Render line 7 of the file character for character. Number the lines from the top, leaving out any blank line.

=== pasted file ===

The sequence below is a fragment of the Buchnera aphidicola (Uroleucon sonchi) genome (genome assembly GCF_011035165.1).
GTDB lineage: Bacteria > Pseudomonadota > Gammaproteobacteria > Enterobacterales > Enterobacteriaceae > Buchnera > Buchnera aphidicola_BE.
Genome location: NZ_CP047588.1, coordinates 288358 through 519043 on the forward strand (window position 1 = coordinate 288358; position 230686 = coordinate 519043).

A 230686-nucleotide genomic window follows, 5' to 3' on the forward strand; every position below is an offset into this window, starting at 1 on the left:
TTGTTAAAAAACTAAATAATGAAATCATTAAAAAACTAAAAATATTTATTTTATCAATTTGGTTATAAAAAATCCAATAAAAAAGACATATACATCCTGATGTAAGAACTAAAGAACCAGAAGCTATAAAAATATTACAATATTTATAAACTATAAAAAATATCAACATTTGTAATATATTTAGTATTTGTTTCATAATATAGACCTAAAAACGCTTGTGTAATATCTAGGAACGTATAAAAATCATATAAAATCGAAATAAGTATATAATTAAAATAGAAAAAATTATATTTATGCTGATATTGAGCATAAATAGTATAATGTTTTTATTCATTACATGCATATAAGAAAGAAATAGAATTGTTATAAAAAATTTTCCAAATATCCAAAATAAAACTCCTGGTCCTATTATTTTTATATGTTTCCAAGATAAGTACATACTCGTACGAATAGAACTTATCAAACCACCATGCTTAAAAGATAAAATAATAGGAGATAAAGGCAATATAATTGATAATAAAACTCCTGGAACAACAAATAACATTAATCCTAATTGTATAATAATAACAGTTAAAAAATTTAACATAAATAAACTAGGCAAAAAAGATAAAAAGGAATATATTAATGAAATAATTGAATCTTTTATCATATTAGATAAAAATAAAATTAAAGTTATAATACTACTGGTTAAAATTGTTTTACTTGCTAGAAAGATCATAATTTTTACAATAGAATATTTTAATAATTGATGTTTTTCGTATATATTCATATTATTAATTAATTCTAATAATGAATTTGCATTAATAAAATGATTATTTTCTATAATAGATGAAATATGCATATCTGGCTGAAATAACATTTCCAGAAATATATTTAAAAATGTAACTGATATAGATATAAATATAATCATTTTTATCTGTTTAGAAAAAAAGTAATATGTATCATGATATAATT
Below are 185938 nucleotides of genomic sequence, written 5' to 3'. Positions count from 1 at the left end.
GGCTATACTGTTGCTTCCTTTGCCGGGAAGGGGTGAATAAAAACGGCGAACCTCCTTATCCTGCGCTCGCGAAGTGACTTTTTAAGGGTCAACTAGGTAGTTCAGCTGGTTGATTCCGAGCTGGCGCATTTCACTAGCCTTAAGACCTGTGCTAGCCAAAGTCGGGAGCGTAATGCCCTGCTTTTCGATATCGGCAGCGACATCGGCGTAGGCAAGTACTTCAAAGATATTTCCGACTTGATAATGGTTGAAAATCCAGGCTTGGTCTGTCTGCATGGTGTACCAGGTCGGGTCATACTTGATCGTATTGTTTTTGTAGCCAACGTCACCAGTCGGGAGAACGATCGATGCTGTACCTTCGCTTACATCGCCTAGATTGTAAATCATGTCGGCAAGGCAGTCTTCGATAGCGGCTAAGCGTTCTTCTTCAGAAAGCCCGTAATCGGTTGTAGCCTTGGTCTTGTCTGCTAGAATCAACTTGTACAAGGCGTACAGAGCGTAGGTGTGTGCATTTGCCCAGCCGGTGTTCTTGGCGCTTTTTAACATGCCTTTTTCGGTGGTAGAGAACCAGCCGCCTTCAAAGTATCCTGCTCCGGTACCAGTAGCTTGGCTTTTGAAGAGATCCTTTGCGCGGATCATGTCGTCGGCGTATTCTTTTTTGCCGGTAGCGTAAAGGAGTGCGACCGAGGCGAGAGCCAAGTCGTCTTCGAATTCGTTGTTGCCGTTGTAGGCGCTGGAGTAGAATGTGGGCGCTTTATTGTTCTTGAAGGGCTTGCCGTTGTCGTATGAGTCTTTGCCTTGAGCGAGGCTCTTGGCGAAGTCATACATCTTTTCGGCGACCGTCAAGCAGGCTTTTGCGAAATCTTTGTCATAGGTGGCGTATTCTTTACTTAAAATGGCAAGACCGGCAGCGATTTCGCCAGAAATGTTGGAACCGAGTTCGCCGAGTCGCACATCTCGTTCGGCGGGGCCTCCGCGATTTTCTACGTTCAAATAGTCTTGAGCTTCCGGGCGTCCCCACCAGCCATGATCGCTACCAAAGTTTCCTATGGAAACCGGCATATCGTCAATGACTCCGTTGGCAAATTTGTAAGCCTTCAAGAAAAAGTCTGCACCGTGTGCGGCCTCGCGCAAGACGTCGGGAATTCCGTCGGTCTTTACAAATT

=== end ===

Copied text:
GGCTATACTGTTGCTTCCTTTGCCGGGAAGGGGTGAATAAAAACGGCGAACCTCCTTATCCTGCGCTCGCGAAGTGACTTTTTAAGGGTCAACTAGGTAGTTCAGCTGGTTGATTCCGAGCTGGCGCATTTCACTAGCCTTAAGACCTGTGCTAGCCAAAGTCGGGAGCGTAATGCCCTGCTTTTCGATATCGGCAGCGACATCGGCGTAGGCAAGTACTTCAAAGATATTTCCGACTTGATAATGGTTGAAAATCCAGGCTTGGTCTGTCTGCATGGTGTACCAGGTCGGGTCATACTTGATCGTATTGTTTTTGTAGCCAACGTCACCAGTCGGGAGAACGATCGATGCTGTACCTTCGCTTACATCGCCTAGATTGTAAATCATGTCGGCAAGGCAGTCTTCGATAGCGGCTAAGCGTTCTTCTTCAGAAAGCCCGTAATCGGTTGTAGCCTTGGTCTTGTCTGCTAGAATCAACTTGTACAAGGCGTACAGAGCGTAGGTGTGTGCATTTGCCCAGCCGGTGTTCTTGGCGCTTTTTAACATGCCTTTTTCGGTGGTAGAGAACCAGCCGCCTTCAAAGTATCCTGCTCCGGTACCAGTAGCTTGGCTTTTGAAGAGATCCTTTGCGCGGATCATGTCGTCGGCGTATTCTTTTTTGCCGGTAGCGTAAAGGAGTGCGACCGAGGCGAGAGCCAAGTCGTCTTCGAATTCGTTGTTGCCGTTGTAGGCGCTGGAGTAGAATGTGGGCGCTTTATTGTTCTTGAAGGGCTTGCCGTTGTCGTATGAGTCTTTGCCTTGAGCGAGGCTCTTGGCGAAGTCATACATCTTTTCGGCGACCGTCAAGCAGGCTTTTGCGAAATCTTTGTCATAGGTGGCGTATTCTTTACTTAAAATGGCAAGACCGGCAGCGATTTCGCCAGAAATGTTGGAACCGAGTTCGCCGAGTCGCACATCTCGTTCGGCGGGGCCTCCGCGATTTTCTACGTTCAAATAGTCTTGAGCTTCCGGGCGTCCCCACCAGCCATGATCGCTACCAAAGTTTCCTATGGAAACCGGCATATCGTCAATGACTCCGTTGGCAAATTTGTAAGCCTTCAAGAAAAAGTCTGCACCGTGTGCGGCCTCGCGCAAGACGTCGGGAATTCCGTCGGTCTTTACAAATT